Tom n Jerry with Humans does come perilously close to cheesy but just manages to stay silly. 8 year-old Kevin has the mind of a 50 year-old criminal psychopath and thoroughly enjoys dishing out slapstick violence to a pair of burglars. That about covers it.
We get the Christmassy vibe with Kevin’s street decorations, the family Christmas tree and the soundtrack. Home Alone almost goes over onto the sickly side with a boring minor side story but on the whole is mindless fun.
Verdict: Ho Ho Ho
How the Grinch Stole Christmas
Not even the most hard-core Jim Carrey could look you in the eyes and say this was one of his better moments. For a start, he doesn’t look or act like Carrey. No over the top, rubber-faced antics which lead people to either love him or loathe him.
No, this time Carrey is a hairy, green creature who lives in the dark and despises the world. What on earth were they thinking?
Grinch is a misguided attempt to provide us with a deeper, darker and duller Christmas experience. A sweet little girl sees the good in Grinch and we assume he’ll lighten up and see some good in the world.
We assume because we don’t know or care and turned it off way before the finish.
Save the poorly-conceived weird gloominess for a better time – 2am on a Tuesday in April, perhaps.
Verdict: snore…Bah Humbug…
Lethal Weapon?! What the …?
“Oh no, come on – you just had Die Hard…” we hear you say. “What about Love Actually?”
Not even close. Lethal Weapon is slick, fast-moving action with just the right amount of Christmas flavor to qualify.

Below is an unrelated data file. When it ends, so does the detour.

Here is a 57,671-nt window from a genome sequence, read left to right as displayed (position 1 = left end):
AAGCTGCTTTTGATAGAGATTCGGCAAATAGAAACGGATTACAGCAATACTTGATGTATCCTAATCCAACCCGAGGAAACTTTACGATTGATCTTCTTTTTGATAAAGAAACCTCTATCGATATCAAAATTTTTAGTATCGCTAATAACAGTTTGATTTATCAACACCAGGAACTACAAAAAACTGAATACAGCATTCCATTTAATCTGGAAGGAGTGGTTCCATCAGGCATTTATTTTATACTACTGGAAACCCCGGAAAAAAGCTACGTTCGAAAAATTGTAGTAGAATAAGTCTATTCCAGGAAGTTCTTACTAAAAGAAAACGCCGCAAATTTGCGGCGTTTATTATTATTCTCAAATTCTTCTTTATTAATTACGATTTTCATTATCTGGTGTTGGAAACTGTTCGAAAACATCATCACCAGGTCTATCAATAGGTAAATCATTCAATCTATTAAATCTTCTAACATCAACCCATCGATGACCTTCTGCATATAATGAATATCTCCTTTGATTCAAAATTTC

It gets off to a great start by opening to the ole toe-tapper “Jingle Bell Rock”. A song much more Christmas-spirited than the insufferable Mariah Carey dross that’s inflicted on the public year after predictable year.
Lethal Weapon’s dialogue is smart, snappy and funny. Mostly bad people are shot and blown up. This is what we want – escapism at its finest.
The Christmas reminders continue. Mel Gibson’s undercover cop shoots some drug dealers while buying a Christmas tree. Rest forever, ye merry gentlemen!
The movie ends with a rowdy Christmas dinner. Nobody needs to discover the true meaning of Christmas. They’re too busy downing beers and shouting over the top of each other.
Just like we all do.
It’s the silly season but there are a couple in this lot that I’ve never actually seen & look kinda fun &/or interesting. Maybe it’s time.
Well it is the season for droobing around watching stuff. Trading Places is a pretty sharp comedy, not sure how you’d watch it though.